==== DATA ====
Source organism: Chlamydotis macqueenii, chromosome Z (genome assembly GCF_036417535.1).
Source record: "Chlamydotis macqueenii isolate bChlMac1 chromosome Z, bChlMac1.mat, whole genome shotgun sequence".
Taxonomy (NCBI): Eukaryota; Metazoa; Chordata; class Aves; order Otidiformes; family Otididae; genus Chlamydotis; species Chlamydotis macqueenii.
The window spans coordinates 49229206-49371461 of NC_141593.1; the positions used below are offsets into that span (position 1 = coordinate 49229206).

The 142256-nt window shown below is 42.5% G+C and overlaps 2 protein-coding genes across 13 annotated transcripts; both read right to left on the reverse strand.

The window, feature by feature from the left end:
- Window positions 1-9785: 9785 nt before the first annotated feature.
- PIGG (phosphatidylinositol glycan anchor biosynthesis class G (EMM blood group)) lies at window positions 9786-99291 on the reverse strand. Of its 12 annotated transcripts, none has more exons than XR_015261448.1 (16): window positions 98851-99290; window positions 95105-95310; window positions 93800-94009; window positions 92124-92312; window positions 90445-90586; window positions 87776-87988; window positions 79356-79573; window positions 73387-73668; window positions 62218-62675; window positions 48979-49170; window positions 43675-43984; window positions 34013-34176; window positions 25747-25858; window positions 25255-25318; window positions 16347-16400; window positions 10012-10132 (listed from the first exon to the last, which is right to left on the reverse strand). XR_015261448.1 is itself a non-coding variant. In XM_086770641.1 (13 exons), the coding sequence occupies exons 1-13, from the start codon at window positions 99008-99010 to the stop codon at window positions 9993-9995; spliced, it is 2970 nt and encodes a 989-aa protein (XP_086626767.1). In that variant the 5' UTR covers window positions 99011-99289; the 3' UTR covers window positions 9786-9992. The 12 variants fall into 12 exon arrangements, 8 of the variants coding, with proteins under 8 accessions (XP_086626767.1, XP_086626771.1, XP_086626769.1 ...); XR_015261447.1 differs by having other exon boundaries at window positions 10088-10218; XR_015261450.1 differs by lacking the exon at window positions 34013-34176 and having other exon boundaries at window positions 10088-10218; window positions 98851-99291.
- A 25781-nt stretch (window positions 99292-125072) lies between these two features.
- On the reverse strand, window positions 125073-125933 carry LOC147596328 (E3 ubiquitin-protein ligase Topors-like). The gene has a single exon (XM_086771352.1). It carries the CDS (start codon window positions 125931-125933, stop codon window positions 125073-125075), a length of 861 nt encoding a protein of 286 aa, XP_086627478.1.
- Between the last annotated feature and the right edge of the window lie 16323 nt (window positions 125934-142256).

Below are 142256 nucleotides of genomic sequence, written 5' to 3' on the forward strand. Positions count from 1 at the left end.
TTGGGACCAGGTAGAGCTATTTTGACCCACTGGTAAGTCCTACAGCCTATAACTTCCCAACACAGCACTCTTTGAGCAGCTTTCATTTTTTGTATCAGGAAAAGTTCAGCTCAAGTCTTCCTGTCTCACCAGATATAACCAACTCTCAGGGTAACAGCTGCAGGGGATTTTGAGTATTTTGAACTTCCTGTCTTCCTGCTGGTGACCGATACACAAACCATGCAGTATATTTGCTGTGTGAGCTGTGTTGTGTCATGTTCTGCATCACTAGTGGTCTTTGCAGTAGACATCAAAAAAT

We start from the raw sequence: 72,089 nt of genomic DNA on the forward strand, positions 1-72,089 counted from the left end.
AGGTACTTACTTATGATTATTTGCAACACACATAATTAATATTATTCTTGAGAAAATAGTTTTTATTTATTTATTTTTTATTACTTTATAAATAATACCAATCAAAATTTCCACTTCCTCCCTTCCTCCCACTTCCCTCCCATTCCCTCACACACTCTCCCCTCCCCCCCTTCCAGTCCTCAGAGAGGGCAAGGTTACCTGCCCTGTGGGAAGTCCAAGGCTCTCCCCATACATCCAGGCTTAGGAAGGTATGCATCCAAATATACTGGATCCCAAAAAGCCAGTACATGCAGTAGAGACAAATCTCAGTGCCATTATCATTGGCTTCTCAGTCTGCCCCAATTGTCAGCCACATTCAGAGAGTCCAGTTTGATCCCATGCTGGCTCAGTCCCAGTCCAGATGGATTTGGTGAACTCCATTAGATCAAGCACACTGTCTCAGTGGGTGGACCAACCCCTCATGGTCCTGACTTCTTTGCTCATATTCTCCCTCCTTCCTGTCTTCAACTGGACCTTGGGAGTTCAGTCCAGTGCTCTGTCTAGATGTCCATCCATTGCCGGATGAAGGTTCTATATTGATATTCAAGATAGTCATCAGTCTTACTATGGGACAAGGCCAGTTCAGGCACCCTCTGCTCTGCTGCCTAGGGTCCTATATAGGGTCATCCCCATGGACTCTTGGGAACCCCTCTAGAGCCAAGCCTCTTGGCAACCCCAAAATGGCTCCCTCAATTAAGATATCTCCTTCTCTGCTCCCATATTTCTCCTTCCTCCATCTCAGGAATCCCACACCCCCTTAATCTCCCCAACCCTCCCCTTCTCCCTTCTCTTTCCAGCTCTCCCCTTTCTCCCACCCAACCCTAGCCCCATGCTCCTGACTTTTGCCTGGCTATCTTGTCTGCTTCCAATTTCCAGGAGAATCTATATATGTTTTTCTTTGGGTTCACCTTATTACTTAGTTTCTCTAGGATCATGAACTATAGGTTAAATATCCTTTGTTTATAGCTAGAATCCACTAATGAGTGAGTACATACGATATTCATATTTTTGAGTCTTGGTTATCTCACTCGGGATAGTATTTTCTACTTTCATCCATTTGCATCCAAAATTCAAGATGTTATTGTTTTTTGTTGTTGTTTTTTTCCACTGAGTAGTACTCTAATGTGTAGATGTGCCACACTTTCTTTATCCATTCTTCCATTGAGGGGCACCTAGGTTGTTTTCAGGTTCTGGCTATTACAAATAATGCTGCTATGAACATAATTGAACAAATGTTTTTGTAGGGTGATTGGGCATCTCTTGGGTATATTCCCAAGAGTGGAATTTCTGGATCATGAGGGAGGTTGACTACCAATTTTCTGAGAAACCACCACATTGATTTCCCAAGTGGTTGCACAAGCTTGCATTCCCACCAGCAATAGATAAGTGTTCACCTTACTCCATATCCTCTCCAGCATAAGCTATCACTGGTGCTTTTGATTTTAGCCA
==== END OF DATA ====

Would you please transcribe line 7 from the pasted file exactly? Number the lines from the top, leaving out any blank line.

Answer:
- Window positions 1-9785: 9785 nt before the first annotated feature.